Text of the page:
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A twenty-segment kinematics and kinetics model for analysing golf swing mechanics
Discipline of Exercise, Health and Performance, The University of Sydney, Sydney, Australia .
Mid Sweden University, Faculty of Human Sciences, Department of Health Sciences. (NVC)ORCID iD: 0000-0001-9373-2080
Sport, Recreation and Massage, Eastern Institute of Technology, Hawke's Bay, New Zealand .
2013 (English)In: Sports Technology, ISSN 1934-6190, Vol. 6, no 4, 184-201 p.Article in journal (Refereed) Published
Abstract [en]

The golf swing is a complex, multi-planar, three-dimensional (3D) motion sequence performed at very high speeds. These properties make biomechanical analysis of the golf swing difficult. Hence, the aim of this study was to develop a computer model of the golf swing capable of calculating a diverse range of 3D kinematics and kinetics values based on motion analysis data collected in the laboratory. Five golfers performed six swings in the field of view of eight Falcon High Speed Resolution cameras (240 Hz), which captured the movements of 56 markers placed on the golfers and their clubs, resulting in marker trajectories that were processed into linear xyz-coordinates using the Eva Motion Analysis system. To perform the kinematics and kinetics calculations, a 20-segment rigid body model of the human body was designed in the Mechanical Systems Pack, connecting the segments by a selection of linear and spherical constraints, resulting in a system of segments with 58 degrees of freedom, with the constraint equations of motion calculated by the Newton-Lagrangian iteration method. The model allowed for the derivation of segmental sequencing, separation angles, segmental planes of motion, segmental velocity contributions, joint torques and muscle powers. The preliminary data suggest that such an integrated kinematics and kinetics analysis is necessary to understand the mechanical complexity of golf swing. Even with the small sample size analysed in this study, some interesting trends were found, such as certain violations of the classical proximal-to-distal sequencing scheme, differing swing plane and club head trajectories in the backswing and downswing phases, minimal hip angular velocity contribution to the ball at impact, concentric and eccentric muscle powers in the downswing phase, and increased lumbar loading factors from the mid-downswing phase to ball impact. © 2014 Taylor & Francis.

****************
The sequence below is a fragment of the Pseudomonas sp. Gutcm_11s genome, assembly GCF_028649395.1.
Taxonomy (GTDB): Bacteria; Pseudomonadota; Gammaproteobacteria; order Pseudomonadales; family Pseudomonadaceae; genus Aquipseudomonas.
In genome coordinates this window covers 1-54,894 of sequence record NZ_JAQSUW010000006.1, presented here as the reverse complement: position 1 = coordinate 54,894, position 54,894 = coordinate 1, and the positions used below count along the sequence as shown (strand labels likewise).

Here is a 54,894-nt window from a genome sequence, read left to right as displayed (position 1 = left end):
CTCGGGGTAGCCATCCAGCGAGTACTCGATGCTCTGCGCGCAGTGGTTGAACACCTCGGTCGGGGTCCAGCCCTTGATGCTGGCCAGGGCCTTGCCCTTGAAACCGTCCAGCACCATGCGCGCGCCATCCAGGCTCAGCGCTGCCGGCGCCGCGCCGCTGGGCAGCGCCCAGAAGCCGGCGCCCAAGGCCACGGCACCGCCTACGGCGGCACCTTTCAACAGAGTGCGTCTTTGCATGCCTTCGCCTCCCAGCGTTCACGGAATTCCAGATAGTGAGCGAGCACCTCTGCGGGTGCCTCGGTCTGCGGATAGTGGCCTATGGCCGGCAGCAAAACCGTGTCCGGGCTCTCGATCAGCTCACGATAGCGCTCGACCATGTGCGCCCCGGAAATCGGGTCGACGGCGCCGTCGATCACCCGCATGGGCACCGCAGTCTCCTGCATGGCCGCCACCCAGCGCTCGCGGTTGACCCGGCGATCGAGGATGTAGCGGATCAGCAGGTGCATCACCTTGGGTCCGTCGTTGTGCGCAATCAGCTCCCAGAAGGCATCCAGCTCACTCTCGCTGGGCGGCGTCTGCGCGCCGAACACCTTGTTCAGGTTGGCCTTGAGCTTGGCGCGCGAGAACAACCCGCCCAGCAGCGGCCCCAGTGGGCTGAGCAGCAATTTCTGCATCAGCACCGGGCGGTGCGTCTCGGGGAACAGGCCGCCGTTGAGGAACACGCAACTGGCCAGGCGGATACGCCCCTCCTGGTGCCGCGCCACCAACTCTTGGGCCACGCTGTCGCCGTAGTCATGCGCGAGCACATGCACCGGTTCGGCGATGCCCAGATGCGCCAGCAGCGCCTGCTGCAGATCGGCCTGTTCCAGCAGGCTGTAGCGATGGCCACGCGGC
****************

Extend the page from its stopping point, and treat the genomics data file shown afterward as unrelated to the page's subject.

Place, publisher, year, edition, pages
2013. Vol. 6, no 4, 184-201 p.
Keyword [en]
biomechanics, golf model, golf swing, kinematics, kinetics
National Category
Sport and Fitness Sciences
Identifiers
URN: urn:nbn:se:miun:diva-22042DOI: 10.1080/19346182.2013.854799Scopus ID: 2-s2.0-84899032321OAI: oai:DiVA.org:miun-22042DiVA: diva2:720681
Note

Language of Original Document: English

Available from: 2014-06-02 Created: 2014-05-30 Last updated: 2014-06-02Bibliographically approved

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CiteExportLink to record
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Cite
Citation style
  • apa
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Language
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